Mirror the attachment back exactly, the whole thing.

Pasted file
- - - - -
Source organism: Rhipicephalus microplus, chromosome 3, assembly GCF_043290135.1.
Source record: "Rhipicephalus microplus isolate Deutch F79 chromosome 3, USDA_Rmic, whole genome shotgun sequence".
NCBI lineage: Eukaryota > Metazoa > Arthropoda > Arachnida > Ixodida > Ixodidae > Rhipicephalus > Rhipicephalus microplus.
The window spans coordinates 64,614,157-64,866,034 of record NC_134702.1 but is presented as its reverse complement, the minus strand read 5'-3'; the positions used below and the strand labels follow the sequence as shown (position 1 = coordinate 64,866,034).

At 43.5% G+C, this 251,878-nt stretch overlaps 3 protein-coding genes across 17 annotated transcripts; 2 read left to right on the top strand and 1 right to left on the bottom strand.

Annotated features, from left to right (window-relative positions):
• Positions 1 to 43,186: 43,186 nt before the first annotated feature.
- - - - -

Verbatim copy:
Source organism: Rhipicephalus microplus, chromosome 3, assembly GCF_043290135.1.
Source record: "Rhipicephalus microplus isolate Deutch F79 chromosome 3, USDA_Rmic, whole genome shotgun sequence".
NCBI lineage: Eukaryota > Metazoa > Arthropoda > Arachnida > Ixodida > Ixodidae > Rhipicephalus > Rhipicephalus microplus.
The window spans coordinates 64,614,157-64,866,034 of record NC_134702.1 but is presented as its reverse complement, the minus strand read 5'-3'; the positions used below and the strand labels follow the sequence as shown (position 1 = coordinate 64,866,034).

At 43.5% G+C, this 251,878-nt stretch overlaps 3 protein-coding genes across 17 annotated transcripts; 2 read left to right on the top strand and 1 right to left on the bottom strand.

Annotated features, from left to right (window-relative positions):
• Positions 1 to 43,186: 43,186 nt before the first annotated feature.